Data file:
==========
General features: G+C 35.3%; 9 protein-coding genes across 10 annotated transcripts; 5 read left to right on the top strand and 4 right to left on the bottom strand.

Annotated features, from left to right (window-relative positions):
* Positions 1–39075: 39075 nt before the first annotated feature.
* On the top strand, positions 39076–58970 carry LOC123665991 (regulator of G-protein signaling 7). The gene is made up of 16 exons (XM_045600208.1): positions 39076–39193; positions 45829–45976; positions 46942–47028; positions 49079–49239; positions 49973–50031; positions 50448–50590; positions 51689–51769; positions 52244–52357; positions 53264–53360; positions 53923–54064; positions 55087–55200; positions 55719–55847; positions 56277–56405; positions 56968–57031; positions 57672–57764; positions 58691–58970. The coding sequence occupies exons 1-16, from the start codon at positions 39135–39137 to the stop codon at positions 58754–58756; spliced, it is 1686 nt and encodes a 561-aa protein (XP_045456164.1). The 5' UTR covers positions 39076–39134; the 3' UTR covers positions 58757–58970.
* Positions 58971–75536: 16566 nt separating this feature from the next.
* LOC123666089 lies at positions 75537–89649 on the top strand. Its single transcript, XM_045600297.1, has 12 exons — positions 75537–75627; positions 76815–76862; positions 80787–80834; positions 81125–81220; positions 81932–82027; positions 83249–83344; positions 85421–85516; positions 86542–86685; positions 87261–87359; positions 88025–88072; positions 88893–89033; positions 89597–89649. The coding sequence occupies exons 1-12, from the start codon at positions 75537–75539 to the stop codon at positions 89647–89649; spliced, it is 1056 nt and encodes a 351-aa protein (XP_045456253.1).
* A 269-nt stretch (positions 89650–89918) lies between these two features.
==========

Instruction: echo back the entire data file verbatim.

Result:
General features: G+C 35.3%; 9 protein-coding genes across 10 annotated transcripts; 5 read left to right on the top strand and 4 right to left on the bottom strand.

Annotated features, from left to right (window-relative positions):
* Positions 1–39075: 39075 nt before the first annotated feature.
* On the top strand, positions 39076–58970 carry LOC123665991 (regulator of G-protein signaling 7). The gene is made up of 16 exons (XM_045600208.1): positions 39076–39193; positions 45829–45976; positions 46942–47028; positions 49079–49239; positions 49973–50031; positions 50448–50590; positions 51689–51769; positions 52244–52357; positions 53264–53360; positions 53923–54064; positions 55087–55200; positions 55719–55847; positions 56277–56405; positions 56968–57031; positions 57672–57764; positions 58691–58970. The coding sequence occupies exons 1-16, from the start codon at positions 39135–39137 to the stop codon at positions 58754–58756; spliced, it is 1686 nt and encodes a 561-aa protein (XP_045456164.1). The 5' UTR covers positions 39076–39134; the 3' UTR covers positions 58757–58970.
* Positions 58971–75536: 16566 nt separating this feature from the next.
* LOC123666089 lies at positions 75537–89649 on the top strand. Its single transcript, XM_045600297.1, has 12 exons — positions 75537–75627; positions 76815–76862; positions 80787–80834; positions 81125–81220; positions 81932–82027; positions 83249–83344; positions 85421–85516; positions 86542–86685; positions 87261–87359; positions 88025–88072; positions 88893–89033; positions 89597–89649. The coding sequence occupies exons 1-12, from the start codon at positions 75537–75539 to the stop codon at positions 89647–89649; spliced, it is 1056 nt and encodes a 351-aa protein (XP_045456253.1).
* A 269-nt stretch (positions 89650–89918) lies between these two features.